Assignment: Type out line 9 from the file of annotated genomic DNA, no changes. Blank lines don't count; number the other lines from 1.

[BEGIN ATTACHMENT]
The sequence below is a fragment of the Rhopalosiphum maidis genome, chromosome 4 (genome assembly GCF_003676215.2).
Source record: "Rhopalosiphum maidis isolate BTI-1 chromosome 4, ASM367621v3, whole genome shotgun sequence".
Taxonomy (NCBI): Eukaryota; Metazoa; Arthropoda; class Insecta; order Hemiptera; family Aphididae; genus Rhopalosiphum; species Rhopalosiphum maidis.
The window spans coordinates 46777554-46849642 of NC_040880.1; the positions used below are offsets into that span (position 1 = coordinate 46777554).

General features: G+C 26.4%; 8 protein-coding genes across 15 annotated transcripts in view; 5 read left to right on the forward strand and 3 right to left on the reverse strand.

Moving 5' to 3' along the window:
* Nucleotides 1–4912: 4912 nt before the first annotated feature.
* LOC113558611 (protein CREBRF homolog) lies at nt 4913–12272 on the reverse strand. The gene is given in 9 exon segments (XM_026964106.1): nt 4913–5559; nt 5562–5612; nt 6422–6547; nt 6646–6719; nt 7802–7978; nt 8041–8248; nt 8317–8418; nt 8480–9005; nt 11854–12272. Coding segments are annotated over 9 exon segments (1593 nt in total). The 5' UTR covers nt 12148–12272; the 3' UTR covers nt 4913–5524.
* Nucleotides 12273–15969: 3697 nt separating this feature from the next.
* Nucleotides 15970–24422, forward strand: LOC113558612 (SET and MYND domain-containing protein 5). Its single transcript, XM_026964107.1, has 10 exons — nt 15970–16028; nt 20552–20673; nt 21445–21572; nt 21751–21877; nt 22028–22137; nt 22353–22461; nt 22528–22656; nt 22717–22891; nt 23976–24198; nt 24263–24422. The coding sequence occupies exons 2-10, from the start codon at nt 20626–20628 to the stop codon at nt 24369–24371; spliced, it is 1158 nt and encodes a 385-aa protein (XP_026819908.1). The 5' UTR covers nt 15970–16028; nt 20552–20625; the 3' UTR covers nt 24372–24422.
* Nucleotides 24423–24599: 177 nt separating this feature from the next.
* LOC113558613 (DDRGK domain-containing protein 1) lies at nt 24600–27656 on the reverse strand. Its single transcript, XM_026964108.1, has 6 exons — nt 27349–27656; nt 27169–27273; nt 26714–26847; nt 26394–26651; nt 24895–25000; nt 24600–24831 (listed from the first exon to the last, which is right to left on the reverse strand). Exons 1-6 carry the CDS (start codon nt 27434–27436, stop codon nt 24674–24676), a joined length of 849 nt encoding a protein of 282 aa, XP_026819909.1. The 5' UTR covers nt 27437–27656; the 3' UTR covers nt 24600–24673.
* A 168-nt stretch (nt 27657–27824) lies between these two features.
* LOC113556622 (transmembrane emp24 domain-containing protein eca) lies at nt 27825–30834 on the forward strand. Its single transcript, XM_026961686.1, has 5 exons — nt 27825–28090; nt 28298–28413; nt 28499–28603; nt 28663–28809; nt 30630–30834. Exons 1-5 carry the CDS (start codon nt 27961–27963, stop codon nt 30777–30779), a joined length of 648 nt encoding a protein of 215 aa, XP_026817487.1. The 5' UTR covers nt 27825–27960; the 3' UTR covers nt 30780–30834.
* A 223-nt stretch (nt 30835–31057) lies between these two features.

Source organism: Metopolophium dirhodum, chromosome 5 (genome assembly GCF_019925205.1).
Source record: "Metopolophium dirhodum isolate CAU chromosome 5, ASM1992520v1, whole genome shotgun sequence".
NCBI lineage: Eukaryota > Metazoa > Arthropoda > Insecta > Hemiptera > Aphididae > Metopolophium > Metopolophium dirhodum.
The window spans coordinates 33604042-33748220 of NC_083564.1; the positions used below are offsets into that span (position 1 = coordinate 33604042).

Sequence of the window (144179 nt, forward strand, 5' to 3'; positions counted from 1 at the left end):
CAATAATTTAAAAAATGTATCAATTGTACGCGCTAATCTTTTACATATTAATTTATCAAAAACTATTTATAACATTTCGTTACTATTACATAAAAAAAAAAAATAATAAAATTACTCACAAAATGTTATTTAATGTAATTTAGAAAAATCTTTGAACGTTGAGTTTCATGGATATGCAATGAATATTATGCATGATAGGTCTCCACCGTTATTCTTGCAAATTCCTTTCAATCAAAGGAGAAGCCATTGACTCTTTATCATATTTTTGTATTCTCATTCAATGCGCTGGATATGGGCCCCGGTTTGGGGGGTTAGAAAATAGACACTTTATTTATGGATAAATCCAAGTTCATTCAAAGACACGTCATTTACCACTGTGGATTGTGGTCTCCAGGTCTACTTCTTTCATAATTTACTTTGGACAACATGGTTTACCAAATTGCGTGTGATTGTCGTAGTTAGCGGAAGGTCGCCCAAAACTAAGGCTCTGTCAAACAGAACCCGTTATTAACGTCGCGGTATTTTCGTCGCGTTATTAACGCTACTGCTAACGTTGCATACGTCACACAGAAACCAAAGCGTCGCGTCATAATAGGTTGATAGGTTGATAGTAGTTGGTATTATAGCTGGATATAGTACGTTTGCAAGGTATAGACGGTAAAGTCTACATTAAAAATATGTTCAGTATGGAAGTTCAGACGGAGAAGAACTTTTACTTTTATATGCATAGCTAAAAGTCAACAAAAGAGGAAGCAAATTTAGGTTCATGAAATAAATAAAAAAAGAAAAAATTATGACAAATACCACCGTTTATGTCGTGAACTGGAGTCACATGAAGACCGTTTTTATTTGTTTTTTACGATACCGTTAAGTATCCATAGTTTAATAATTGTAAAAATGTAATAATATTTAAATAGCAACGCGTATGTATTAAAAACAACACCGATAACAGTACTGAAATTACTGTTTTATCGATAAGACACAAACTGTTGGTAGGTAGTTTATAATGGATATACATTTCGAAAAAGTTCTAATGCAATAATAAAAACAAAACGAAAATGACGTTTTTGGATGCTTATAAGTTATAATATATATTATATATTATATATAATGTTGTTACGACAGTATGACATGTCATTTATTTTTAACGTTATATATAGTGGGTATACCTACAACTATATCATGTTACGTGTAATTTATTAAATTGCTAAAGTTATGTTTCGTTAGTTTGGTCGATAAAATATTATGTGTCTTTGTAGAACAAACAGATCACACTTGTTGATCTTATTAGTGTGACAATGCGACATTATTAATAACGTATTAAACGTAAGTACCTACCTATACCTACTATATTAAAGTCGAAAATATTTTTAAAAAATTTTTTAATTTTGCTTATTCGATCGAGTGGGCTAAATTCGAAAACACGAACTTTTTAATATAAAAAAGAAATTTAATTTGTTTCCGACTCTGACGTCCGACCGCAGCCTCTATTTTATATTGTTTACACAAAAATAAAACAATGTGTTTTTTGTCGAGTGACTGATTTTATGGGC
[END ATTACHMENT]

* Nucleotides 12273–15969: 3697 nt separating this feature from the next.